pastor answered: Dear D.A. Thank you for your question. Begtse, is also known as Chamsing, or Jamsaran in Mongolian. As mentioned in an earlier sharing with someone who also asked a question about Begtse, the practiced was introduced to Tibet from India by the translator Nyen Lotsawa, and is considered one of the main protectors of the Hayagriva cycle of tantras. According to the scriptures that derive from the Sakya tradition, who incorporated the practice from the translators, and in which tradition Begtse became a very important protector, Begtse in a previous life was born many eons ago. In that particular life, he was born as the younger prince in a royal family. His name was Drag Gye, and his older brother’s name was Drag Den. Over time both princes developed differing religious beliefs, to the point where they could not get along with each as they both held their own religious views strongly. As was the custom during that time, they decided to settle their differences through logical debate, with the loser having to convert to the winner’s religion. This custom was also prevalent in ancient India, and there are many stories of such debates occurring between the great masters of the past and those of other faiths. Drag Gye lost the various debates, but ran away instead of converting to his older brother’s religion. Drag Den caught him, and tried to punish him for breaking the rules of debate and going back on his promise. Drag Gye told his brother that even if he was killed he would not give up his religion, however if Drag Den let him go, that in the future when Drag Den became enlightened, he would protect his teachings. With that Drag Den let him go, and gave him a set of copper armour, a stick, and a bow and arrow. Drag Den also gave Drag Gye a new name: Sog Dag Yam Shi Mar Po. After this incident the two brothers never saw each other again in that lifetime. Many lives after that Drag Den was reborn as Prince Siddharta, who eventually became enlightened and is now known as Buddha Shakyamuni. Drag Gye, or Sog Dag Yam Shi Mar Po, was reborn in a cemetery in the North West direction. His parents gave birth to two eggs, one was a coral-like colour and the other was an agate-like colour. These two eggs flew high into the sky and reached the heavenly realms, there they subdued the gods. Then flying back down to earth, they subdued many nagas. Eventually they even came to threaten their own parents. The parents petitioned the Dharma protector Ekajati for her help, who threw her own staff (khatvanga) at the eggs, and broke them apart. From the coral-like coloured egg came a ferocious man with yellow hair, he proclaimed that his name was ‘Sog Dag Yam Shi Mar Po’. When he emerged he was wearing a set of copper armour, wielding a stick, copper sword, and a bow and arrow. From the agate-like coloured egg came a female who was blue in colour, her teeth were like shells, she had turquoise eyebrows, and her hair was made of fire. She emerged wielding a copper knife, ritual dagger (phurba), rode a terrifying bear and wore an intricate necklace made of agate and lapis lazuli. It was then that Ekajati once again took action, and subdued them, after which they became Dharma protectors. The male figure became known as Begtse, and the female as his sister. When you propitiate Begtse, his sister is automatically included and aids practitioners as well. As for which lama offer his practice and empowerment, most lamas do not advertise which teachings or practice they hold. Therefore you should respectfully approach lamas and ask them if they have the practice and can bestow it, or if they know of any lamas that have the practice, depending on how much you want to practice Begtse. Similarly, this applies to those lamas who have the practice of Manjushri Nagarakshasa. However, this practice is included in the Rinjung Gyatsa series of empowerments. This unique cycle of teachings, includes all 4 classes of tantric practices, and includes the practice of Manjushri Nagarakshasa. Therefore those lamas who have received the complete transmission, and have kept their commitments for this practice, are qualified to pass this on to others. I hope this explanation helps. Thank you.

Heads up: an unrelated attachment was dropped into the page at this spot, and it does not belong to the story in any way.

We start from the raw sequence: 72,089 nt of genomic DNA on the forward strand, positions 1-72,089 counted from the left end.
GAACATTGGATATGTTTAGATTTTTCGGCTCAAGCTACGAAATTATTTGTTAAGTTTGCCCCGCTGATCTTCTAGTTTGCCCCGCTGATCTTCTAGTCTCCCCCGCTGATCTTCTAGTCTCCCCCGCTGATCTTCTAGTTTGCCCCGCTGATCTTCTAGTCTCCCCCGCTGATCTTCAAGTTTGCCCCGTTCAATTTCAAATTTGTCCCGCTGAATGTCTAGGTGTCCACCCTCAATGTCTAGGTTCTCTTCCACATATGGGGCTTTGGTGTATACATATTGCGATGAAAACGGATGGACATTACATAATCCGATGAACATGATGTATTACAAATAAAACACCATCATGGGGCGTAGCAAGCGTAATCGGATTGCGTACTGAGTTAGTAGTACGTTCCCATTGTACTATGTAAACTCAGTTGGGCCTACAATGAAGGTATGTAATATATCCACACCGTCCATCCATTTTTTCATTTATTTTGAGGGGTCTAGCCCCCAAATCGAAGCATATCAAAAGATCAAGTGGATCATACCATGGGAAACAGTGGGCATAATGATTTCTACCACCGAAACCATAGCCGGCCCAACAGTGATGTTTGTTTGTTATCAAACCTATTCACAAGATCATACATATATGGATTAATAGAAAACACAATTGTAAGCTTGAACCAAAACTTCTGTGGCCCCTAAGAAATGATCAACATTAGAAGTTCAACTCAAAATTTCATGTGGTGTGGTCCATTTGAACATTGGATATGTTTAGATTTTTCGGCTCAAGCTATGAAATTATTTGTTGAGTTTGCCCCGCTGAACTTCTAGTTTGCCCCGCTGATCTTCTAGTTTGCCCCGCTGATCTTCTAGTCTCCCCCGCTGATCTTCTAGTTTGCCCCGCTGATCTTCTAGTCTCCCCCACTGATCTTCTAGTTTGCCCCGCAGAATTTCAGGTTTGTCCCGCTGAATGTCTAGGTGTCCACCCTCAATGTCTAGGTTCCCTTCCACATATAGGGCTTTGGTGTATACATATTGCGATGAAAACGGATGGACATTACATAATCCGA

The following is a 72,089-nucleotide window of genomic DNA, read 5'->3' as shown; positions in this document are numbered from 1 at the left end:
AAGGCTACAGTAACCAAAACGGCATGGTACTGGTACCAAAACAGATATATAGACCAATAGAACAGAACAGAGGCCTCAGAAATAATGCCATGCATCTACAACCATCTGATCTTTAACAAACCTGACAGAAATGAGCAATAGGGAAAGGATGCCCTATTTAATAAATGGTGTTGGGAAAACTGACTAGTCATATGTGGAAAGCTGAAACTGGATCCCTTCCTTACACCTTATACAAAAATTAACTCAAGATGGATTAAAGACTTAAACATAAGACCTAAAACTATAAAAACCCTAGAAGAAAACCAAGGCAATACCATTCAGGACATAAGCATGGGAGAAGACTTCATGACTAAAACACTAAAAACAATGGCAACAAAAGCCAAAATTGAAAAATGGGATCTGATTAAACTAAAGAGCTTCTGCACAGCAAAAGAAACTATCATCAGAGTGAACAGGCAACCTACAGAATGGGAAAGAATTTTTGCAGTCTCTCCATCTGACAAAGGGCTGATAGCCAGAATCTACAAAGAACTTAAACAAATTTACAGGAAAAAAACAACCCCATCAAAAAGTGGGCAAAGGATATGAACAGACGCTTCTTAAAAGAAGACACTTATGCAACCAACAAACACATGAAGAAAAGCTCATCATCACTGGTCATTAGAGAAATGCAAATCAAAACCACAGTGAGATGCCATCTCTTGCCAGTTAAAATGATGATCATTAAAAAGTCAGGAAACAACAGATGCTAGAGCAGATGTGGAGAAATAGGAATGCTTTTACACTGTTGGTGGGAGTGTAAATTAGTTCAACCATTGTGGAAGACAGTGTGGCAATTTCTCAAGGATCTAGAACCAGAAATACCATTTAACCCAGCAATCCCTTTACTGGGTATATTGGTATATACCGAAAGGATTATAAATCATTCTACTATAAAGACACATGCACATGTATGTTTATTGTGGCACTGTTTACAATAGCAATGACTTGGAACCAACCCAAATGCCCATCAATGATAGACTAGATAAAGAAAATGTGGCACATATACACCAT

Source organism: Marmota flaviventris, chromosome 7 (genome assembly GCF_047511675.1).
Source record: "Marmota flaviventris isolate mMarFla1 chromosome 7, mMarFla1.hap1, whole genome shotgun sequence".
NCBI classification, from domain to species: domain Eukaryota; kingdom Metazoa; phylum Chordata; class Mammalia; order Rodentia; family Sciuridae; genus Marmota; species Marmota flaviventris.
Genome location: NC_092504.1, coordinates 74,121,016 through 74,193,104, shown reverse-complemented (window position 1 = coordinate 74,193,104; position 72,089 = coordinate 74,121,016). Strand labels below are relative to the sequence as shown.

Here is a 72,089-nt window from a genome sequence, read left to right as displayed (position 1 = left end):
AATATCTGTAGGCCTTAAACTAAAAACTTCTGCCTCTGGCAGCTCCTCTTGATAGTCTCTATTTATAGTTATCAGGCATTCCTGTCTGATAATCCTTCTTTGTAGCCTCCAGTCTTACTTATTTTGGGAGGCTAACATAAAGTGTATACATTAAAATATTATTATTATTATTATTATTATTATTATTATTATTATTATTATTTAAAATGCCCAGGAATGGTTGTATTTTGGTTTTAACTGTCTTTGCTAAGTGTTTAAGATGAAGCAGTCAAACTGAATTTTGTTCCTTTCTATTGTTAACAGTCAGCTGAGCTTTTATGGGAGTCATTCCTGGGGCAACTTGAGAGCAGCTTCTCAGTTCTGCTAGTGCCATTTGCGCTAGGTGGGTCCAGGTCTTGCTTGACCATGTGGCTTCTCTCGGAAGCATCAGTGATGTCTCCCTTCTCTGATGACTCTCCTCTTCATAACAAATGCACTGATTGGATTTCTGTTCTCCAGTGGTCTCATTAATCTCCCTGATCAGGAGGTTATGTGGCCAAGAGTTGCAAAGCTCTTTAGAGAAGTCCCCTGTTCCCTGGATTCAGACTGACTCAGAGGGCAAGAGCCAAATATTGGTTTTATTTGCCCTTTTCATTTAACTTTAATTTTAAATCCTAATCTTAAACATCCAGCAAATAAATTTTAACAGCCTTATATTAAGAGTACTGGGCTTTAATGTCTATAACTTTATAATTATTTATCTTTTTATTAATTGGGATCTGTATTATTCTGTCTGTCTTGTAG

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CHAT PICTURES

Pastor Gim Lee assisted by Kechara Puja Team, conducted a Dorje Shugden puja and blessings at a premise. Lucy Yap
yesterday
Pastor Gim Lee assisted by Kechara Puja Team, conducted a Dorje Shugden puja and blessings at a premise. Lucy Yap
Art expression using chalks and papers is an avenue for young children to cultivate positive perspective of life and connect with their artistic or creative side. Stella, KSDS
3 days ago
Art expression using chalks and papers is an avenue for young children to cultivate positive perspective of life and connect with their artistic or creative side. Stella, KSDS
Children as long as 2 years old are ready to learn up skills and attitude that will help them shape their life. When else will be best to instil them with good Dharma values if not since young? Stella, KSDS